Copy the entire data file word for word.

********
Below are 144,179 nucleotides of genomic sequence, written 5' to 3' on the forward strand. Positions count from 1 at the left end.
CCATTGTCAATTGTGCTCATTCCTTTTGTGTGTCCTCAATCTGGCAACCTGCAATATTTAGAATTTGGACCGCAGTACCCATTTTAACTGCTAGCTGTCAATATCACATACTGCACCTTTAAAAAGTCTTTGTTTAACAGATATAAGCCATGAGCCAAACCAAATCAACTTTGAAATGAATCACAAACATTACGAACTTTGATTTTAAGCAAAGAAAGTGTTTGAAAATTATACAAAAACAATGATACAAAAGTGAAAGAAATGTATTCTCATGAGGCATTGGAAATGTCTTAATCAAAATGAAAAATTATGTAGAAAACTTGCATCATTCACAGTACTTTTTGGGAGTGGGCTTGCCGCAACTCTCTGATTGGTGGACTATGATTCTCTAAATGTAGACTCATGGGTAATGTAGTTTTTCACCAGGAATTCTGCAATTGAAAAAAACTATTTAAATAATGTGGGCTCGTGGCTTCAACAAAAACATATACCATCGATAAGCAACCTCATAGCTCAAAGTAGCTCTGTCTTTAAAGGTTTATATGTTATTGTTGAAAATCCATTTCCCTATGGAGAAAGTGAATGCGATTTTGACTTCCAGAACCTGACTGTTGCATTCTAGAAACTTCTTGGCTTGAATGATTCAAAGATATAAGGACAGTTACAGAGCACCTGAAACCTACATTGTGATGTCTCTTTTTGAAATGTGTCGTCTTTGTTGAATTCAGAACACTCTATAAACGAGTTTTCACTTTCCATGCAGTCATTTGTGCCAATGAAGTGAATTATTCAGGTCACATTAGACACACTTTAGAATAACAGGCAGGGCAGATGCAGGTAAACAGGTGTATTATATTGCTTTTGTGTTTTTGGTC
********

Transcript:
Below are 144,179 nucleotides of genomic sequence, written 5' to 3' on the forward strand. Positions count from 1 at the left end.
CCATTGTCAATTGTGCTCATTCCTTTTGTGTGTCCTCAATCTGGCAACCTGCAATATTTAGAATTTGGACCGCAGTACCCATTTTAACTGCTAGCTGTCAATATCACATACTGCACCTTTAAAAAGTCTTTGTTTAACAGATATAAGCCATGAGCCAAACCAAATCAACTTTGAAATGAATCACAAACATTACGAACTTTGATTTTAAGCAAAGAAAGTGTTTGAAAATTATACAAAAACAATGATACAAAAGTGAAAGAAATGTATTCTCATGAGGCATTGGAAATGTCTTAATCAAAATGAAAAATTATGTAGAAAACTTGCATCATTCACAGTACTTTTTGGGAGTGGGCTTGCCGCAACTCTCTGATTGGTGGACTATGATTCTCTAAATGTAGACTCATGGGTAATGTAGTTTTTCACCAGGAATTCTGCAATTGAAAAAAACTATTTAAATAATGTGGGCTCGTGGCTTCAACAAAAACATATACCATCGATAAGCAACCTCATAGCTCAAAGTAGCTCTGTCTTTAAAGGTTTATATGTTATTGTTGAAAATCCATTTCCCTATGGAGAAAGTGAATGCGATTTTGACTTCCAGAACCTGACTGTTGCATTCTAGAAACTTCTTGGCTTGAATGATTCAAAGATATAAGGACAGTTACAGAGCACCTGAAACCTACATTGTGATGTCTCTTTTTGAAATGTGTCGTCTTTGTTGAATTCAGAACACTCTATAAACGAGTTTTCACTTTCCATGCAGTCATTTGTGCCAATGAAGTGAATTATTCAGGTCACATTAGACACACTTTAGAATAACAGGCAGGGCAGATGCAGGTAAACAGGTGTATTATATTGCTTTTGTGTTTTTGGTC